Penguins pushing to sell playoff tickets
NEW YORK — Once the darlings of Pittsburgh's sports scene, the Penguins find themselves scrambling not only for goals in the NHL playoffs but for enough paying customers to keep alive their sellout streak that stands at 375 hockey games.
A late-season slump kept the Penguins from earning a Stanley Cup playoff spot until the final day of the regular season, and that sluggish finish slowed playoff ticket sales.
About 500 tickets remain for Monday's Game 3 against the New York Rangers at Consol Energy Center and nearly 1,000 for Game 4 on Wednesday, said Tom McMillan, Penguins vice president of communications.
“We still believe we're one of the strongest brands in the NHL and one of the strongest brands in sports, in one of the best markets in sports,” CEO and President David Morehouse said. “However, given the challenges this season, selling playoff tickets required a little more creativity.”
McMillan described the approach as more aggressive than in past years, and it included calling one-time ticket purchasers whose phone numbers are retained in the team's database.
In separate interviews, Morehouse and McMillan said they expect the Penguins' sellout streak to reach 376 games — regular season and playoffs — on Monday.
For years, the Penguins have sold out their playoff games before the end of the regular season and ran out of single-game tickets within hours of their going on sale.
Multiple sources with knowledge of the situation told Trib Total Media that the Penguins had entered the final week of the regular season with 4,000 to 5,000 unsold tickets for Games 3 and 4. Morehouse and McMillan said that number was excessively high. McMillan said about 1,800 tickets were available from the Penguins entering that week.
SeatGeek analyst Connor Gregoire said about 2,000 tickets for Games 3 and 4 purchased earlier by fans were available on his company's website, starting at $73.
While the number of tickets is not unusual, Gregoire said, the lower prices reflect a drastic difference from prices of Penguins playoff tickets from last year's opening-round series against the Columbus Blue Jackets. Gregoire said tickets on the secondary market for that series started at $123.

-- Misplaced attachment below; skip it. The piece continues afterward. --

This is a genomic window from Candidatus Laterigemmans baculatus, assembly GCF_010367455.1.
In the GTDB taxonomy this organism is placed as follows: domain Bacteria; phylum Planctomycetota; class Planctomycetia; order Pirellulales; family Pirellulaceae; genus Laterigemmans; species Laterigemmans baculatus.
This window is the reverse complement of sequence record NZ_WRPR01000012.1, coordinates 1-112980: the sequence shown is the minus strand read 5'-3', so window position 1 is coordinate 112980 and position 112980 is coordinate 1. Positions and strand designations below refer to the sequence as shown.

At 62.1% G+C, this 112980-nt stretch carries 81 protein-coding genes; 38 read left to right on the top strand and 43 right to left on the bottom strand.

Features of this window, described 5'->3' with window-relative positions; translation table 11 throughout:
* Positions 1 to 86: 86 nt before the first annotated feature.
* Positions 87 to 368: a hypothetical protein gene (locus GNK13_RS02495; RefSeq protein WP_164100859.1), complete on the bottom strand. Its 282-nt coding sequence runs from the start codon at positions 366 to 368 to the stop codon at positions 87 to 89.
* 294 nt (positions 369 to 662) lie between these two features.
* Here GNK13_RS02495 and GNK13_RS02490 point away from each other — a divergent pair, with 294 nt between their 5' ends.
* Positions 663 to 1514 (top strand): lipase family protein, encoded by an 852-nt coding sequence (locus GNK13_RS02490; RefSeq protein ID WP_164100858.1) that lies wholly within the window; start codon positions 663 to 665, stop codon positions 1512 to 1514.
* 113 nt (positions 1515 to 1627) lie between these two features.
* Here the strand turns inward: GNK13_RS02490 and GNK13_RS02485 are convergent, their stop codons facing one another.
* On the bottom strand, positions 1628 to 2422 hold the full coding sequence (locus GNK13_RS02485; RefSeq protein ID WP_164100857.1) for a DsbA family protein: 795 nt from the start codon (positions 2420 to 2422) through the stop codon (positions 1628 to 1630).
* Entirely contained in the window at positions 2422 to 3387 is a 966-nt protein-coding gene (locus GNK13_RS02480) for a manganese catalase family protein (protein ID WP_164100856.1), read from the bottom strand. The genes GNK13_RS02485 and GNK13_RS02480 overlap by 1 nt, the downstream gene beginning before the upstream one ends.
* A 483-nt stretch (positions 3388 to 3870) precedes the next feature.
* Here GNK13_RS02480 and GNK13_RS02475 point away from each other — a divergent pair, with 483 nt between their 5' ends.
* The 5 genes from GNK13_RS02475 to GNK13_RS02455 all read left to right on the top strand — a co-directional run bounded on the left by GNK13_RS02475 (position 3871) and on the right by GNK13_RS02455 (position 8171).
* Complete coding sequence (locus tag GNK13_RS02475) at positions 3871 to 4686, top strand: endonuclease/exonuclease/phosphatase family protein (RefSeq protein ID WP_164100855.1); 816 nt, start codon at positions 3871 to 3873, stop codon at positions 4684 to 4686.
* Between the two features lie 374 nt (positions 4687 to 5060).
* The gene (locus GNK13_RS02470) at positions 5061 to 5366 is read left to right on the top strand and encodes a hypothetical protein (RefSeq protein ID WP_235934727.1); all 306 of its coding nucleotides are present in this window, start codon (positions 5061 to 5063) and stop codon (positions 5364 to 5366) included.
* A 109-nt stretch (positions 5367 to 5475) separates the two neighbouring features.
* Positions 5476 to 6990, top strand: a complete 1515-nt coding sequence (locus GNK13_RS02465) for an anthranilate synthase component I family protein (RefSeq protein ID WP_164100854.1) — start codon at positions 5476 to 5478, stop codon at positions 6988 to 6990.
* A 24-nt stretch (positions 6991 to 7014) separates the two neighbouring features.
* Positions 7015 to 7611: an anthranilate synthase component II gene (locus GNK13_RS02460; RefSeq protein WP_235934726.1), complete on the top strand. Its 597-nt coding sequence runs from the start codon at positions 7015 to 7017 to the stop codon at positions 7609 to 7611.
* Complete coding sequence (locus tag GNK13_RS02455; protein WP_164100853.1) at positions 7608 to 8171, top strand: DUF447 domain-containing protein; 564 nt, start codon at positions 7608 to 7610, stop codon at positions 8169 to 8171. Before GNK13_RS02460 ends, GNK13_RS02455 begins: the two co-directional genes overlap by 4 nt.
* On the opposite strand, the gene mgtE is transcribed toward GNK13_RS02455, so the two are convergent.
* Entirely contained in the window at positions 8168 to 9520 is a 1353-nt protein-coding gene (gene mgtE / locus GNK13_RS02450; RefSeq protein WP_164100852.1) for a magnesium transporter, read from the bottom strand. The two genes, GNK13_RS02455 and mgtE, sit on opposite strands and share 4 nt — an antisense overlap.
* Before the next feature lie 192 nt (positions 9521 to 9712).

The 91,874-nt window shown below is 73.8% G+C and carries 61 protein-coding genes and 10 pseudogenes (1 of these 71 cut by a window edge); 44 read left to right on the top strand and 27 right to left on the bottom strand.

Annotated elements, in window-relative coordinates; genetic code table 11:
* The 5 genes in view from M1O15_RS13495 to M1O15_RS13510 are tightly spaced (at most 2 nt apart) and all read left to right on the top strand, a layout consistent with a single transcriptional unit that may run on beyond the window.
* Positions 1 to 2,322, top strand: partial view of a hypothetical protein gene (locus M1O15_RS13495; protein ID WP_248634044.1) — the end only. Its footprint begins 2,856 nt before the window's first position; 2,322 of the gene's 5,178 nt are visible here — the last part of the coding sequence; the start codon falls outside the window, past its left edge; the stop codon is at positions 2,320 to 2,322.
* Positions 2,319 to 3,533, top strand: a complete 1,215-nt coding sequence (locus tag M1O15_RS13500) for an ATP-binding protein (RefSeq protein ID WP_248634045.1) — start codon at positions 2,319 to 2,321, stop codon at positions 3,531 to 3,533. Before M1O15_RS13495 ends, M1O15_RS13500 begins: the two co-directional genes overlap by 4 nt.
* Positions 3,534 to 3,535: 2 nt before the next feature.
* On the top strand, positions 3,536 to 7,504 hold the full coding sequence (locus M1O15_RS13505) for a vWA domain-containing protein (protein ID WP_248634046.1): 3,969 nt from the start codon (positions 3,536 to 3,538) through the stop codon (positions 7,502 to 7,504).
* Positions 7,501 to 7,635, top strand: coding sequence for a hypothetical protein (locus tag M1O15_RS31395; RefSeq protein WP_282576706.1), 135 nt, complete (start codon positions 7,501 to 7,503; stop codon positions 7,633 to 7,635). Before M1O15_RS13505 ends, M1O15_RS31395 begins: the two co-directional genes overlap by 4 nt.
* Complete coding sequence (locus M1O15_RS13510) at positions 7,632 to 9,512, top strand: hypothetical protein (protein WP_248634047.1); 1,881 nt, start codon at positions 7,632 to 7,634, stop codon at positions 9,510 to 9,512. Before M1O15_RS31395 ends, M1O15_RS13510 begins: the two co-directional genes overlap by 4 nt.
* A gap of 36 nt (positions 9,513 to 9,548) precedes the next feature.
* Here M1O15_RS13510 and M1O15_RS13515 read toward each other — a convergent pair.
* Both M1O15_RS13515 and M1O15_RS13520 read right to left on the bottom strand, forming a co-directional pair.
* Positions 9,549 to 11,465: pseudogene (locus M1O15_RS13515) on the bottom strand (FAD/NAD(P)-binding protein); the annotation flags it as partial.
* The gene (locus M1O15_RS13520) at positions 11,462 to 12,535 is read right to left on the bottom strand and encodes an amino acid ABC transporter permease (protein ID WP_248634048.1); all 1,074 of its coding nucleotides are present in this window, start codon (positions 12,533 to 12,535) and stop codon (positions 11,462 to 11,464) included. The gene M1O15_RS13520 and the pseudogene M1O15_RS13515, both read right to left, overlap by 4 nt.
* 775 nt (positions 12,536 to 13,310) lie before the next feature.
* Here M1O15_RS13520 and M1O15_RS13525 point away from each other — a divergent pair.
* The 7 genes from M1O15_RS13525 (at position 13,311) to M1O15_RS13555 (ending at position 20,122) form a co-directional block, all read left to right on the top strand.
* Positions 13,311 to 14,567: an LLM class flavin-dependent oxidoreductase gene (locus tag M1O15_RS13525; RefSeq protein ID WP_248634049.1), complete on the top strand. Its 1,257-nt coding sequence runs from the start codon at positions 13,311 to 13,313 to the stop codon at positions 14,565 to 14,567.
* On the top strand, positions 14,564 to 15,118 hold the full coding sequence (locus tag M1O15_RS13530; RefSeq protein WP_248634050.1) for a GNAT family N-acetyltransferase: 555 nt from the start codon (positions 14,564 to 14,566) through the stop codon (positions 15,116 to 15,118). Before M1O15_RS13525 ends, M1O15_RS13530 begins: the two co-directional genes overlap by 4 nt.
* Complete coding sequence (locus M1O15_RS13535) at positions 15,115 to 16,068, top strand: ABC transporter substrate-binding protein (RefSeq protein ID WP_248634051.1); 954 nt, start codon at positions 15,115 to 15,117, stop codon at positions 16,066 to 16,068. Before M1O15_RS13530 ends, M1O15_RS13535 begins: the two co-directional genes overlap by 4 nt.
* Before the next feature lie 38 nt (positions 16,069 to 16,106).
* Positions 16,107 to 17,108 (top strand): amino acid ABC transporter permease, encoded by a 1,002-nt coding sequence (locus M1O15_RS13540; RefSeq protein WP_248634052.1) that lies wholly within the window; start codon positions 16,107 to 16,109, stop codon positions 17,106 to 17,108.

The $73 price tag on SeatGeek is more than 10 percent below the face value of $82.25, meaning it's cheaper to buy on the secondary market than from the team. Gregoire said SeatGeek had some lower-bowl seats for $104, compared with $150 face value, and $238 tickets for lower-bowl seats near center ice, compared with $269 face value.
The average price on the secondary market for Consol is $96, Gregoire said. In contrast, tickets to Games 1 and 2 at Madison Square Garden are going for an average of $377, marking the largest disparity in any of the NHL playoff series, according to SeatGeek.
“It shows a lack of confidence (among Penguins fans) and lack of enthusiasm about the series,” Gregoire said. “Since last year, these two fan bases have gone in different directions. I think you see them on opposite ends of the spectrum now.”
Cameron Papp, a spokesman for StubHub, said Friday that there were about 1,500 listings for Game 3, which represents a 25 percent increase from the opening home game of last year's first-round series.
The lowest ticket price for Game 3 on Monday on StubHub, Papp said, was about $72, similar to SeatGeek.
“If the Penguins steal a game in New York, we expect to see much higher demand for Games 3 and 4 on StubHub,” Papp wrote in an email. “If you're a Penguins fan and think that's going to happen, I would recommend buying now.”